by Akinsola Jeje
My branch from the great baobab came here by plane. We did not endure the trauma of sudden abduction, a middle passage of scourge and filth, rotting hulls in chains, generations of captivity, struggle and pain. Trapped on our own soil, surrendering to others the wealth from our toil, we dreamed of a better world.
All my grandparents were born into colonialism, their nations rendered French, British and Portuguese possessions. Indigenous lands became reserves, vast imperial prisons.
GrandDad, the only one with a Christian name, was the son of a traditional chieftain. When the Rt. Rev. H. Dallimore reviewed the mission school where GrandDad was a teacher and later headmaster, he only referred to GrandDad as “Michael” to avoid the cacophony of heathen ritual. GrandDad endured- he had five children, the first my father. In 1960, he became a civil servant at the London embassy of a newly independent Nigeria. His sons and daughter never placed on their children labels bestowed by invaders. He became an avenging angel, wielding the sword of the conquerer, setting him aflame. Michael Akinsola Olufemi Jeje, his full name, was a mark of pride, not a badge of shame. He dreamt of a better world.
Grandma never forgot the years in England where she studied to be a cook- the stares, the hollers, the sneers, the hostile looks. The new words spat at her were warnings before the trigger, stating, “Go home, you don’t belong here, you dirty black________”. There was kindness amongst her colleagues, and a few she did befriend, but in the end she gladly returned. She raised her five children, was a well-respected matron, loved science and Jesus, and prayed that her brood would fly further, higher and brighter in places she had never even heard of. She dreamed of a better world.
Babu, son of an Arab and his Nandi bride, lived at the edge of town between Asian and Native, in a Kenya with its own brand of apartheid. This became clear when walking Eastleigh with his five-year old girl, a year into the Land and Freedom Uprising. At the police barrier, white officers and dark askaris presided over prostrate African bodies. His papers, along with the olive skin and long curls of his child, marked him as “other”. They passed among the kneeling masses’ bruises and gashes from clubs and lashes. Years later, in a haze of Johnny Walker, he sent off his US college-bound daughter, dreaming of a better world.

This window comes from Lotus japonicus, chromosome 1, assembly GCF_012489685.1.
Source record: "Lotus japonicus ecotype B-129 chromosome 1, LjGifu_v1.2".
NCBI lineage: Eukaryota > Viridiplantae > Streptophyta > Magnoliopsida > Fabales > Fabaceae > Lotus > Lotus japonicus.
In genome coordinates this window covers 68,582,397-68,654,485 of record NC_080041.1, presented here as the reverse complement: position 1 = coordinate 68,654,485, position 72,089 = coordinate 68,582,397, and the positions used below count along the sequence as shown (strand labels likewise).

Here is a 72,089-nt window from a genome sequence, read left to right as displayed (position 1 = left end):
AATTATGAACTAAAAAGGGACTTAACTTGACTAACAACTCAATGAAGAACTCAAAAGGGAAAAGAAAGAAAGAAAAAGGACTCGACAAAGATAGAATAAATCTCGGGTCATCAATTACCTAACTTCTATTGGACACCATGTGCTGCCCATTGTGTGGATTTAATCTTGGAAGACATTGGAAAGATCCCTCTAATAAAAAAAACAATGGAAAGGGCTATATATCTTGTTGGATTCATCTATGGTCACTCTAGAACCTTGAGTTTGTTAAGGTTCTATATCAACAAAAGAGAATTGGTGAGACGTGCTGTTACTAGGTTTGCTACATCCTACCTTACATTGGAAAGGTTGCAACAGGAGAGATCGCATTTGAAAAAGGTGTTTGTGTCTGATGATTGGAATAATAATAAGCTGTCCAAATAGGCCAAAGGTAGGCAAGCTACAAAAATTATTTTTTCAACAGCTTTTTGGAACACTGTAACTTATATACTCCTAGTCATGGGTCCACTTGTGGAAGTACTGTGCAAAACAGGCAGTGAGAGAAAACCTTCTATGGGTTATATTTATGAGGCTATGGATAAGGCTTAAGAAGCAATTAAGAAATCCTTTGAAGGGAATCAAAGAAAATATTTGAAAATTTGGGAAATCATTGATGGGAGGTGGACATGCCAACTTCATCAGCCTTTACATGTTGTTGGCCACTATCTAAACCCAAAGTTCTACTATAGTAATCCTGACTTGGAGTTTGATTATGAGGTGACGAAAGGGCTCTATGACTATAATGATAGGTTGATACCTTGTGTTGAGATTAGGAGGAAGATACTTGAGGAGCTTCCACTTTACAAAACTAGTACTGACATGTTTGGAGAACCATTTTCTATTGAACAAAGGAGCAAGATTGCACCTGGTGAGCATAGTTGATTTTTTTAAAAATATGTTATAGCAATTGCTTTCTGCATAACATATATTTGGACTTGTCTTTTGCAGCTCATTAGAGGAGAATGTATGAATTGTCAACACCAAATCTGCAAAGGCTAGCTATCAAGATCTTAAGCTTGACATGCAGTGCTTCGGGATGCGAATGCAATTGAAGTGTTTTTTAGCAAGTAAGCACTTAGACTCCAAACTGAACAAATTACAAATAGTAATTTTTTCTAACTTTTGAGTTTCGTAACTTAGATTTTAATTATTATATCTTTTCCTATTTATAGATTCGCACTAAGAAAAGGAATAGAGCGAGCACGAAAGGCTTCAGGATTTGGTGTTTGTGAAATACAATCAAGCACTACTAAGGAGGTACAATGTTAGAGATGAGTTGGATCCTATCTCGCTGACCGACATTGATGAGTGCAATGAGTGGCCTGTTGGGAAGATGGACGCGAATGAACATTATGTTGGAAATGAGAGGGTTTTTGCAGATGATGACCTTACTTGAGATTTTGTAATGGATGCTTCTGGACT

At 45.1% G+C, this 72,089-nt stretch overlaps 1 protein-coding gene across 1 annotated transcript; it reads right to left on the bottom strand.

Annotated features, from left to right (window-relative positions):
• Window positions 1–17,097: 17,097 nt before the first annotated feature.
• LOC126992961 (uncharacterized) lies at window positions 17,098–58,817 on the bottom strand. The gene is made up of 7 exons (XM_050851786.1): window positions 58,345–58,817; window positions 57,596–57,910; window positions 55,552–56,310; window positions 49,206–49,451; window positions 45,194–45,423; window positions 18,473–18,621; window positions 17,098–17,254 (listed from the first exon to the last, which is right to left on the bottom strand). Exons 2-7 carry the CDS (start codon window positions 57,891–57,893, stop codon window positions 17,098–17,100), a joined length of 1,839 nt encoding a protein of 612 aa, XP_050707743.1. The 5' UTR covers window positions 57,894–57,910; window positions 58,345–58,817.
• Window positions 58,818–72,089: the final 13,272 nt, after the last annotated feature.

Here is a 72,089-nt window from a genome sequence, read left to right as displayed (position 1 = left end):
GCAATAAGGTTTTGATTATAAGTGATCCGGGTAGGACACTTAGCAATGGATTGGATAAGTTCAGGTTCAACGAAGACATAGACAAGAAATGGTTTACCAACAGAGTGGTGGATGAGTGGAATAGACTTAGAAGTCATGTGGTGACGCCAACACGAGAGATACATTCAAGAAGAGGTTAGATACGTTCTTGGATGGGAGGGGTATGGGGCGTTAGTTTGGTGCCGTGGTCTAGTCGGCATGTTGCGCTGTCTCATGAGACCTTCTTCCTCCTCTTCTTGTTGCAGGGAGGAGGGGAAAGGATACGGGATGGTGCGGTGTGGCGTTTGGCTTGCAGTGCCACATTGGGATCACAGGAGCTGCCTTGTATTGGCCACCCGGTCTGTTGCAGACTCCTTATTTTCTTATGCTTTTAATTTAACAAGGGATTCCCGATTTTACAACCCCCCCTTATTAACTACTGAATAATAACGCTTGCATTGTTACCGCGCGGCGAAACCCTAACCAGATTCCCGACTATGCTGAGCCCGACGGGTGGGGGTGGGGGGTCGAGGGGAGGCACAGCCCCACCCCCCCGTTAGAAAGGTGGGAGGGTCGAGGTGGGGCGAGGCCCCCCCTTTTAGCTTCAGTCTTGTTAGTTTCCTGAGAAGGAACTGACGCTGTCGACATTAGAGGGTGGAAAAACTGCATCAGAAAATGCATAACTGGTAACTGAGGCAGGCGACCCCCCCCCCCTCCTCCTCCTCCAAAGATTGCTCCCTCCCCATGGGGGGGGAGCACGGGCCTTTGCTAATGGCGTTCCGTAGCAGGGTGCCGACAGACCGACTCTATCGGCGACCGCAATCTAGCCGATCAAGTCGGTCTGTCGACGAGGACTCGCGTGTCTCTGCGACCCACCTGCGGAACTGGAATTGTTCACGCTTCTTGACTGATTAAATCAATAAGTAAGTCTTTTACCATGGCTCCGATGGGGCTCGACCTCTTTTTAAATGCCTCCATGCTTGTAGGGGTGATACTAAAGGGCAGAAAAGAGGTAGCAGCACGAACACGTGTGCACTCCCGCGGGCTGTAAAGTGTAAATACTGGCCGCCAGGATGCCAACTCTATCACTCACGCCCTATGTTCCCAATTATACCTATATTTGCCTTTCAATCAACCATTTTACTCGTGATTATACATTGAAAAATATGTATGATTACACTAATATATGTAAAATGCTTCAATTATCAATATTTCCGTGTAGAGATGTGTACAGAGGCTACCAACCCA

Nyanya stood for everything she could against imperialism, the mixed-race girl of a Scots district officer and a Kikuyu woman, a runaway servant, a teenage wife and mother, a devout convert Muslim. Understanding every word of English thrown at her, they stung to the point that only Swahili, Kikuyu and Arabic, her language of prayer, were salves for her unwilling tongue. She grew, she became strong. She joined the struggle through Maendeleo ya Wanawake, the national women’s organization. In a photo I have left, she stands in singular purpose with M’zee, Jomo Kenyatta, father of the new nation. She empowered hardworking women like herself with primary educations. She passed, age 49, of diabetes, arthritis and a spine dislocation. She never stopped dreaming of a better world.
As I do, as we do, as do so many strands of root and trunk under the heat of a merciless sun, the fury of torrential rains, the iron chill of harmattan winds. Every year, an inch higher, every decade a ring thicker. My branch of the great tree, as do others, reaches past limitation, towards heavens, embracing a better world.